An alternative way to show the results is to use some typical values of the explanatory variables to get predicted probabilities of whether an individual started to donate.
An effects-plot (from the effects package) plots the results such that we can gain insights into how predicted probabilities change if we vary one explanatory variable while keeping the others constant.
R Code - Snippet 4
In the subsequent panel, the effects plot for the interaction between Age and Gender is depicted. For all ages, females have a higher probability to start to donate than males.
In addition, regardless of gender the older the individual (up to age 70-75), the higher the probability to start to donate. For individuals in their twenties, the steep slope indicates a larger change in probability for each additional year of age than for individuals older than approximately 30 years.
We use the following code to create the effects plot:
R Code - Snippet 5
We were also interested in the the interaction between Age and PaymentRhythm. As most of the individuals in the sampe decided for either yearly or half-yearly payment terms, one should not put too much confidence in the other two categories quarterly and monthly.
Nevertheless, for individuals with a yearly payment rhythm, the probability to start to donate increases with age up to 70-75 years. For individuals with half-yearly or quarterly payment rhythm, rising age (up to 70-75 years) does not seem to affect the probability of starting to donor much. And for a monthly payment rhythm, the probability even seems to decrease slightly with rising age. The figure below illustrates these findings:
R Code - Snippet 6
Now, let's go one step further and try to investigate which factors have an influence on the duration of a commitment, once an individual has started to donate. The question we ask:
What affects the duration of a commitment, given the individual acutally started paying for it?
Survival analysis analyzes the time to an event, in our case the time until a commitment is terminated. First, we will have a look at a nonparametric Kaplan-Meier estimator, then continue with a semi-parametric Cox proportional hazards (PH) model. For the sake of brevity, we will neither go into the computational details, nor will we discuss model diagnostics and selection. To start the analysis, we first have to load the survival package and create a survival object.
R Code - Snippet 7
The variable Survdays reflects the duration of commitments in days. The "+" sign after some observations indicates commitments that are still active (censored), and thus do not have a valid end date (ComValidUntil is set to 2017-10-14 for these cases, as the last valid end date is 2017-10-13):
R Code - Snippet 8
The illustration below shows Kaplan-Meier survival curves for different groups, the tick-marks on the curves represent censored observations. It can be observed that 50% of individuals terminate their commitment approximately within the first 1.5 years.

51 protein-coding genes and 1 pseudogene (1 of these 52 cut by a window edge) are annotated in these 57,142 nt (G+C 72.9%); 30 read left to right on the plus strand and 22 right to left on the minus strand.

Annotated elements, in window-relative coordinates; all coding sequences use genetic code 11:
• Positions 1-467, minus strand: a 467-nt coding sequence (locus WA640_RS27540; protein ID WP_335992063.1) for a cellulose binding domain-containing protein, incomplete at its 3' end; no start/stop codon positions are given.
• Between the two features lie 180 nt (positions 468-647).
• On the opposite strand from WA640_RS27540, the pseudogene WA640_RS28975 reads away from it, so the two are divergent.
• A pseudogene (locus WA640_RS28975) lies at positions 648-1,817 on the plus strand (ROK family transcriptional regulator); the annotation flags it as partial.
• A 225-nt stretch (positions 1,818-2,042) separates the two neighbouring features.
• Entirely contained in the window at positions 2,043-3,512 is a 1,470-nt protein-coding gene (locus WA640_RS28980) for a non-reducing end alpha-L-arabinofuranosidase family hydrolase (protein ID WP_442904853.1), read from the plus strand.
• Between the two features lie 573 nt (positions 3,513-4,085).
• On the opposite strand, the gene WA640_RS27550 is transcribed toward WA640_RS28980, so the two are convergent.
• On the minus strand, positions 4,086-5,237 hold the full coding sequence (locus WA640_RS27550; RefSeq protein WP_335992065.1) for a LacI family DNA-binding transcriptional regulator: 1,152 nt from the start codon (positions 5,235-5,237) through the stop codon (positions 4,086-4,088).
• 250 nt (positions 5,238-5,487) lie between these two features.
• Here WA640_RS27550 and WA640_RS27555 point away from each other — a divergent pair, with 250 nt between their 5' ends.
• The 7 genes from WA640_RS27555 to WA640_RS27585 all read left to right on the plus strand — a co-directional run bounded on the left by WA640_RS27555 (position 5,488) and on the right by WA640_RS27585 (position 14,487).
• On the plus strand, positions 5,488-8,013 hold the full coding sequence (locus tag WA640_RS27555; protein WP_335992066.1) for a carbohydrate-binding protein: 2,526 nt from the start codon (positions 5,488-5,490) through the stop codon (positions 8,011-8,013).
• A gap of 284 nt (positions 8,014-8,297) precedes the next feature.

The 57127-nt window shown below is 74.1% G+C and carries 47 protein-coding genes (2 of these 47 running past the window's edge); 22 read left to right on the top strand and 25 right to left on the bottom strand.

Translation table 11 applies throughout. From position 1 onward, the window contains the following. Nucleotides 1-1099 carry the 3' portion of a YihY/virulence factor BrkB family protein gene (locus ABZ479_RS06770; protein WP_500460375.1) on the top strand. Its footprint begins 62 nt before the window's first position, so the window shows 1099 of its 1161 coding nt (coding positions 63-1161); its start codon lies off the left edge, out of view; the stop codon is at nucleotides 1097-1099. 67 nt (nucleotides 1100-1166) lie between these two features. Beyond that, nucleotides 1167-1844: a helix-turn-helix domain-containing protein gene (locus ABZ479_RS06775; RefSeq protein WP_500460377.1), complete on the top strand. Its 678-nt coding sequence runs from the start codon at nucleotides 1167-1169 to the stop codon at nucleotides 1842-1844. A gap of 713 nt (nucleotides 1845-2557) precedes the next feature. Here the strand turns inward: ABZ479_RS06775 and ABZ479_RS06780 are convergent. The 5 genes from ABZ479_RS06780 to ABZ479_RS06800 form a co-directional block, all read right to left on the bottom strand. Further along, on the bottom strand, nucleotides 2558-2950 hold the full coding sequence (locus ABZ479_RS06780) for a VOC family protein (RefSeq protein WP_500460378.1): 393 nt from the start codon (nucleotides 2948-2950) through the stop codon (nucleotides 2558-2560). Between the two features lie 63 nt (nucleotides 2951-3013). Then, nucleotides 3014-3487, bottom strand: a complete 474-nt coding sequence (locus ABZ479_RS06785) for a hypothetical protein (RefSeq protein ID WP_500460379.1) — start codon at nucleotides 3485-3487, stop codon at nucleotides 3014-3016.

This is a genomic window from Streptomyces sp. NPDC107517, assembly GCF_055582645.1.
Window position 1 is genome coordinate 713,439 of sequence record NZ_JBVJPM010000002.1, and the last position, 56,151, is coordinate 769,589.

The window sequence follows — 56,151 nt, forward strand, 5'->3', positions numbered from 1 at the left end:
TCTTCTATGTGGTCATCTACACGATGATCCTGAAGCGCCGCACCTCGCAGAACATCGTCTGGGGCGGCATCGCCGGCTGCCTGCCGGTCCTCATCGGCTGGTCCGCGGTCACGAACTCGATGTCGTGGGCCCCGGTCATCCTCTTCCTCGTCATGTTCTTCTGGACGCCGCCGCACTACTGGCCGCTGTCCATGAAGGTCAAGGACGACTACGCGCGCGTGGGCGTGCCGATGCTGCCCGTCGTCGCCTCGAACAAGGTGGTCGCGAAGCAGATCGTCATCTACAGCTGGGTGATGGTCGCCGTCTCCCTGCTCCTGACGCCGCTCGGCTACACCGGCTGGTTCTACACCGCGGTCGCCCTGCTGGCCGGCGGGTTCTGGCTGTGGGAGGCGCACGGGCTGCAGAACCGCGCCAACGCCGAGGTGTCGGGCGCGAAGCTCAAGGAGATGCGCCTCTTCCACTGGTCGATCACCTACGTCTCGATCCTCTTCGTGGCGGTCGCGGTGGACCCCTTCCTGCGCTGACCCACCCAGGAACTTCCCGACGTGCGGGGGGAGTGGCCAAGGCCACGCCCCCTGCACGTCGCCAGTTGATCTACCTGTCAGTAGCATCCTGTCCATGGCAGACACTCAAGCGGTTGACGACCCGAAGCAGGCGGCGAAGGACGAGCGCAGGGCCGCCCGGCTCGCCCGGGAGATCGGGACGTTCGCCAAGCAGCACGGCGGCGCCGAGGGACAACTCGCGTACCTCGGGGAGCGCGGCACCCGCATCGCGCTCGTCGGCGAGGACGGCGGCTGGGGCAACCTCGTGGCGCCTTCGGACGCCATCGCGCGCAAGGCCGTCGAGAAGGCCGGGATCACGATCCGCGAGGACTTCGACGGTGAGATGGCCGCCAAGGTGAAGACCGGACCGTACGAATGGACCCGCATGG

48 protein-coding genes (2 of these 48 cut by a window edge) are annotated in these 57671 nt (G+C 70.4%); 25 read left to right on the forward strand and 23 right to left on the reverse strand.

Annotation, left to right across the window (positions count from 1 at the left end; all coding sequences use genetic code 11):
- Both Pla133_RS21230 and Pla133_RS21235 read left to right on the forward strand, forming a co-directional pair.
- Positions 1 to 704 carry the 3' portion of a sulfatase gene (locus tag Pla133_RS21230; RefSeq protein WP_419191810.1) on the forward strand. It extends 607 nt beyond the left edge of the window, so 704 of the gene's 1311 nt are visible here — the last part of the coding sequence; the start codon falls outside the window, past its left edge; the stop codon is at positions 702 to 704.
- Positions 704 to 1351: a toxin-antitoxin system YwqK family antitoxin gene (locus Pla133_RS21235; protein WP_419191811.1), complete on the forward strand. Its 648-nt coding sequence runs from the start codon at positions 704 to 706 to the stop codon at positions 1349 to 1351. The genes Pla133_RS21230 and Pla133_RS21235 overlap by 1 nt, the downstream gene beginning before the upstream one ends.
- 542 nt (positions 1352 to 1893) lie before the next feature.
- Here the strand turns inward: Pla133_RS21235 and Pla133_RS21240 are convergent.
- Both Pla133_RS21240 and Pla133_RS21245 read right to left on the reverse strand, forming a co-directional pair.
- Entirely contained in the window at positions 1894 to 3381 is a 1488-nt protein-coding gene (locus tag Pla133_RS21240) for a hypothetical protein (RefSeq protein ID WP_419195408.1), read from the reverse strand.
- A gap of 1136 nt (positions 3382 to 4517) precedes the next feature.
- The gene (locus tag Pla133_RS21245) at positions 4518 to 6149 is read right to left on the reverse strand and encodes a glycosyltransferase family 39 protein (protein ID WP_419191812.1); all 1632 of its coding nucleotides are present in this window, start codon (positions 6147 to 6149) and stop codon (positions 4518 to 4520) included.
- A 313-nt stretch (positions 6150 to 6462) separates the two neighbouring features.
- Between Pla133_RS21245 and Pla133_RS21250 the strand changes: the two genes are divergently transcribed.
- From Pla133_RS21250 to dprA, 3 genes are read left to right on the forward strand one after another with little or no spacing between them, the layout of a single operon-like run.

We formed groups using using maximally selected rank statistics:
The groups exhibit different survival patterns:
The limit of Kaplan-Meier curves is when several potential variables are available that we believe to contribute to survival. Thus, in a next step we employ a Cox regression model to be able to control statistically for several explanatory variables.
Again, we are interested in whether the variables Age, Yearly amount payable, Gender, Payment Rhythm, and Region are related to survival, and if, in what manner.
The relationship of Age as well as of Yearly amount payable on the log-hazard (the hazard here is the instantaneous risk - not probability - of attrition) is modelled with a penalized spline in order to account for potential nonlinearities.
A Cox proportional hazard model
First, we fit one Cox model for all data, including individuals who never started paying their commitments. The upper right panel in the figure below shows that the log hazard decreases (which means a lower relative risk of attrition) with rising age, with a slightly upward turn after age 60. But again, the data are rather sparse at older ages, which is reflected by the wide confidence interval and should thus be interpreted with caution.
In the upper left panel, we see that the relative risk of attrition is higher for male than for female individuals. In addition, the lower left Panel depicts a non-linear relationship for the yearly amount payable, the log hazard decreasing the higher the yearly amount, (with a small upward peak at 100 Euro), and increasing again for yearly amounts higher than about 220 Euro (though data are again sparse for amounts higher than 200 Euro).
Include only individuals who started to donate...
Next, we exclude individuals who never started to donate (i.e. those with a lifetime sum of zero) from the data, and then fit one Cox model for early data (with a commitment duration < 6 months) and one Cox model for later data (with a commitment duration > 6 months).